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The Compact Act

The Compact Act

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The Compact Act

National Crime Prevention and Privacy Compact
42 U.S.C. 14611-16

The Compact Act

On October 9, 1998, President Clinton signed into law the National Crime Prevention and Privacy Compact Act of 1998 (Compact), allowing party states to disseminate their criminal history record information to other states for noncriminal justice purposes in accordance with the laws of the receiving state. This landmark legislation continues the dynamic movement toward decentralization of criminal history records that began in 1978 with the Interstate Identification Index (III) project.

The III System is an index pointer system that ties computerized criminal history record files of the FBI and the centralized files maintained by each III participating state into a national system. This system serves as the vehicle for data sharing and integration across the country. Eventually, when all of the states become full participants in this system, the FBI’s centralized files of state offender records will be discontinued and all users of criminal history records, for both criminal justice and authorized noncriminal justice purposes, will obtain those records directly from the states’ central computerized files.

The Compact was necessary to facilitate record sharing as it supersedes any conflicting laws in states where it is adopted and provides a uniform dissemination standard among states. The Compact serves as the final critical element toward complete decentralization of criminal history records.

The passage of the Compact legislation required considerable effort among the states and the FBI for more than twenty years. The Compact became effective, by its terms, when ratified by the second state, on April 28, 1999.

A Standard for Uniform Criminal History Record Dissemination

Ratification of the Compact will establish a uniform, nationwide standard governing the interstate dissemination of criminal history records for noncriminal justice purposes.

This will ensure the Federal agencies will continue to receive the state criminal records needed to screen persons for employment in sensitive positions and for other authorized purposes. In addition, authorized state agencies will continue to receive the out-of-state records needed to screen state employees and licensees.

Each state will determine what criminal history record information is disseminated within its borders for noncriminal justice purposes. States will continue to apply their own dissemination laws to in-state use of their own records, and will screen out-of-state records received through the III System pursuant to their own laws.

States will participate as an integral part of the national criminal history record system, establishing technology standards, supporting consistency and uniformity, thereby increasing the utility of data sharing and integration.

Increased Record Quality

There will be an increase in the completeness of records made available on an interstate basis for both criminal justice and noncriminal justice purposes. As a result, records maintained at the state repositories may contain additional arrest disposition information than the FBI’s files. Also, many of the states maintain records of some misdemeanor offenses that have not been submitted to the FBI.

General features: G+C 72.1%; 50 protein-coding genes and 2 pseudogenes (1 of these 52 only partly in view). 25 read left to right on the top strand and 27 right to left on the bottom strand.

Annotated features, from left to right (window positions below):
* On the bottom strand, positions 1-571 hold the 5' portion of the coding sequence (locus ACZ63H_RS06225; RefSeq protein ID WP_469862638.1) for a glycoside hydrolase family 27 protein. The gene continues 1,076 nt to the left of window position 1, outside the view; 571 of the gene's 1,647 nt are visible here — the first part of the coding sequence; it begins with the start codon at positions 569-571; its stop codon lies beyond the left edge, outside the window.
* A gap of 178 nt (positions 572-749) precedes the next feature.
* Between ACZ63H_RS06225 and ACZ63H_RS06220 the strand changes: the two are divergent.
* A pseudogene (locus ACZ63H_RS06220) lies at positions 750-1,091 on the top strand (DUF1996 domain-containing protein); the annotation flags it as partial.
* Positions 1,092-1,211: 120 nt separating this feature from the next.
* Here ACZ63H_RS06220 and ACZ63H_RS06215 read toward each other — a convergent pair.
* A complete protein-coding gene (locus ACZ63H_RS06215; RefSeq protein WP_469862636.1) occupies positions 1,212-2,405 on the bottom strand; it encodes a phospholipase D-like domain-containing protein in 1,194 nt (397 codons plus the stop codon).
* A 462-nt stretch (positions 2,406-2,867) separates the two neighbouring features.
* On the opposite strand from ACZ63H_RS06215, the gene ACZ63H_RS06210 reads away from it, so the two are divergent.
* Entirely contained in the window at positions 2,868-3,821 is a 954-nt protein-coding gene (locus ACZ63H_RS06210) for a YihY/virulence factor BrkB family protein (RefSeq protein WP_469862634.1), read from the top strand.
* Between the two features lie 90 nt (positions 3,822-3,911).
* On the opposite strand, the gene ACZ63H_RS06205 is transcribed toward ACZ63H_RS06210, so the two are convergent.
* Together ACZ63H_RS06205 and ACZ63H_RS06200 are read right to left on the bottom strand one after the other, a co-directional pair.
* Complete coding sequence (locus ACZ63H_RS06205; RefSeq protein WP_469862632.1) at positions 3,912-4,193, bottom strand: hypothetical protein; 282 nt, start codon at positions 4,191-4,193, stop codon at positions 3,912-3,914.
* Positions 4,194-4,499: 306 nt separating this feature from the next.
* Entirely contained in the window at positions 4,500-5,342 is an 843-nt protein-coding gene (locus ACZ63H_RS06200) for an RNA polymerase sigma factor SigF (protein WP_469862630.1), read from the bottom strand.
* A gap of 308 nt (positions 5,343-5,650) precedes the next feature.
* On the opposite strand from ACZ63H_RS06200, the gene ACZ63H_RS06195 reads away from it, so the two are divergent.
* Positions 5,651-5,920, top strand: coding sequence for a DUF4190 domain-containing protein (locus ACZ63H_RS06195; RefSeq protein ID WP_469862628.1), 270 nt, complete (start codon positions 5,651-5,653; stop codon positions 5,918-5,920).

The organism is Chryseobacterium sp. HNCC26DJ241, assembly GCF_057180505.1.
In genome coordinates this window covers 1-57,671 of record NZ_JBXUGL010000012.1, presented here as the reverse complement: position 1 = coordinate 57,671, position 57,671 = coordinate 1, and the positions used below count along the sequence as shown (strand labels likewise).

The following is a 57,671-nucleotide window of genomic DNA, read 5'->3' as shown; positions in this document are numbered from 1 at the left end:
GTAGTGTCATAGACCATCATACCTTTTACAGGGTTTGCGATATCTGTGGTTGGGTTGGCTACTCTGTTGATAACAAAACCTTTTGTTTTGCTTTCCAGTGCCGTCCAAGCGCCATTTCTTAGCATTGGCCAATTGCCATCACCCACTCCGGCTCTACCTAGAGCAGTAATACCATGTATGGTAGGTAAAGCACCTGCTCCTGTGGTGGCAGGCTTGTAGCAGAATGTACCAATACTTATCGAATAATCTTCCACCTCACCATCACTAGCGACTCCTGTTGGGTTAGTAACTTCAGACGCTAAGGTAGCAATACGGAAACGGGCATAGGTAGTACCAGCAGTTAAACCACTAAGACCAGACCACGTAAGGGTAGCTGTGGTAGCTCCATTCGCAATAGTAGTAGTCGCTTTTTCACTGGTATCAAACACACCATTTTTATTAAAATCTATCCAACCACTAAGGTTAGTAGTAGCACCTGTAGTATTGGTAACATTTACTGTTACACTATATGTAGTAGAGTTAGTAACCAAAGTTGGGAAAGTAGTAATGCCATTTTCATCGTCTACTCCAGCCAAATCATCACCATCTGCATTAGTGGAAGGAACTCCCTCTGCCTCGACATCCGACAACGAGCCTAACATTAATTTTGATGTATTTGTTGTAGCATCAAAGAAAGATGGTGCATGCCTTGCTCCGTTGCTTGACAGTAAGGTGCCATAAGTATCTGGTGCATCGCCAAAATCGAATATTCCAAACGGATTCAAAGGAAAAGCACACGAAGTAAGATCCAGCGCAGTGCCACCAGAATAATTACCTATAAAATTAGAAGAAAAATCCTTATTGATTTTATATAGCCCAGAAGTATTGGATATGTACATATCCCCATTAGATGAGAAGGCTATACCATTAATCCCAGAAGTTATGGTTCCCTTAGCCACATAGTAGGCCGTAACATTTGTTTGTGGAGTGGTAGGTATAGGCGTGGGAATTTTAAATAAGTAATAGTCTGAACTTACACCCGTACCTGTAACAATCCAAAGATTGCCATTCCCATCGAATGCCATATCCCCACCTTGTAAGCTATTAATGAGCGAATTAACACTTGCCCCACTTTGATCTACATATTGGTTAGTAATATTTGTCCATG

Cost Avoidance

U.S. Flag (Stock Image)Duplicate maintenance of criminal history records by the states and the FBI, and attendant costs, will be eliminated. The states will be relieved of the burden and cost of submitting all arrest fingerprints and charge/disposition data to the FBI. Instead, the states will submit to the FBI, only fingerprints and textual identification data for each person’s first arrest and update the FBI’s index and National Fingerprint File.

Council Chairman
Ms. Dawn A. Peck
Telephone: 208-884-7136
email: dawn.peck@isp.idaho.gov

FBI Compact Officer
Mr.Gary S. Barron
Telephone: 304-625-2803
email:
gary.barron@ic.fbi.gov

Council’s Role in Setting III System Policy

States need the assurance of a policy voice sufficient to protect their interests as the III System evolves. Since the criminal history records available through the III System will be predominantly state-maintained records, the states need assurance that the use of these records will be consistent with state concerns in areas such as privacy, system security, and data quality.

The Compact provides for the establishment of a Council that shall have the authority to promulgate rules and procedures governing the use of the III System for noncriminal justice purposes. The Council is composed of 15 members appointed by the U.S. Attorney General. The membership composition and terms specified under Article VI of the Compact requires nine of the fifteen Council members to be state Compact Officer or state repository administrators.

The Chairman of the Council may establish committees as necessary to carry out the Compact. Three noteworthy committees have been established. The Standards and Policy Committee assesses technical and performance standards and formulates policies, procedures, and rules regarding the use of the III System for noncriminal justice purposes. The Sanctions Committee assesses compliance with Compact provisions and Council rules, procedures, and standards prescribed by the Council; and recommends remedial action for noncompliance. The Planning and Outreach Committee updates and monitors the Council’s strategic plan and bylaws and executes outreach initiatives to increase Compact and National Fingerprint File participation, and to expand the Council’s partnership throughout the entire noncriminal justice community.

Current Compact States


January 2014

For more information contact:
Compact Council Office
1000 Custer Hollow Road
Clarksburg, WV 26306
(304) 625-2803